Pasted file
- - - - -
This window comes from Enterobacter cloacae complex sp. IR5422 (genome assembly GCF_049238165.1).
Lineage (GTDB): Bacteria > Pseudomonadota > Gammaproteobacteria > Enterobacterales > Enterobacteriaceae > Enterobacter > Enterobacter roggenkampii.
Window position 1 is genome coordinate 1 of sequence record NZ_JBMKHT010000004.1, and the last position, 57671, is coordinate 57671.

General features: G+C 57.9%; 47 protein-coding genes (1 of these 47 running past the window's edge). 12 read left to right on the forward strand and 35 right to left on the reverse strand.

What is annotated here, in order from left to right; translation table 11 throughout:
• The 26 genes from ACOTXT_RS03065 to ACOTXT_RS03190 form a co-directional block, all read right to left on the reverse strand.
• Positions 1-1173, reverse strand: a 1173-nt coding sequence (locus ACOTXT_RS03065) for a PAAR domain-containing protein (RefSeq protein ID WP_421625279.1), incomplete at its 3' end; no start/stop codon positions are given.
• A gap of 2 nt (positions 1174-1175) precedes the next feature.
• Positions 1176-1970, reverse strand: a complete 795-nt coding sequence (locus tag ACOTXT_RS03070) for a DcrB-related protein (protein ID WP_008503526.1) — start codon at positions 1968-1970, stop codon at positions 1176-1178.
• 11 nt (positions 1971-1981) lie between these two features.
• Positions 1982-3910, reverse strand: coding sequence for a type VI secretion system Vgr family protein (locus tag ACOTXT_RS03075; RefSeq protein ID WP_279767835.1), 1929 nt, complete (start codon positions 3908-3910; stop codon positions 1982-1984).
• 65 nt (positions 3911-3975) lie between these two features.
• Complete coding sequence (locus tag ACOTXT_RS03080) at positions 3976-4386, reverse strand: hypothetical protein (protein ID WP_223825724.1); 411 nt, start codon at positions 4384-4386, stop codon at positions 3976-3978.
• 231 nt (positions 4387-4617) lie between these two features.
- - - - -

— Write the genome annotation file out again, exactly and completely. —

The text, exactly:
This window comes from Enterobacter cloacae complex sp. IR5422 (genome assembly GCF_049238165.1).
Lineage (GTDB): Bacteria > Pseudomonadota > Gammaproteobacteria > Enterobacterales > Enterobacteriaceae > Enterobacter > Enterobacter roggenkampii.
Window position 1 is genome coordinate 1 of sequence record NZ_JBMKHT010000004.1, and the last position, 57671, is coordinate 57671.

General features: G+C 57.9%; 47 protein-coding genes (1 of these 47 running past the window's edge). 12 read left to right on the forward strand and 35 right to left on the reverse strand.

What is annotated here, in order from left to right; translation table 11 throughout:
• The 26 genes from ACOTXT_RS03065 to ACOTXT_RS03190 form a co-directional block, all read right to left on the reverse strand.
• Positions 1-1173, reverse strand: a 1173-nt coding sequence (locus ACOTXT_RS03065) for a PAAR domain-containing protein (RefSeq protein ID WP_421625279.1), incomplete at its 3' end; no start/stop codon positions are given.
• A gap of 2 nt (positions 1174-1175) precedes the next feature.
• Positions 1176-1970, reverse strand: a complete 795-nt coding sequence (locus tag ACOTXT_RS03070) for a DcrB-related protein (protein ID WP_008503526.1) — start codon at positions 1968-1970, stop codon at positions 1176-1178.
• 11 nt (positions 1971-1981) lie between these two features.
• Positions 1982-3910, reverse strand: coding sequence for a type VI secretion system Vgr family protein (locus tag ACOTXT_RS03075; RefSeq protein ID WP_279767835.1), 1929 nt, complete (start codon positions 3908-3910; stop codon positions 1982-1984).
• 65 nt (positions 3911-3975) lie between these two features.
• Complete coding sequence (locus tag ACOTXT_RS03080) at positions 3976-4386, reverse strand: hypothetical protein (protein ID WP_223825724.1); 411 nt, start codon at positions 4384-4386, stop codon at positions 3976-3978.
• 231 nt (positions 4387-4617) lie between these two features.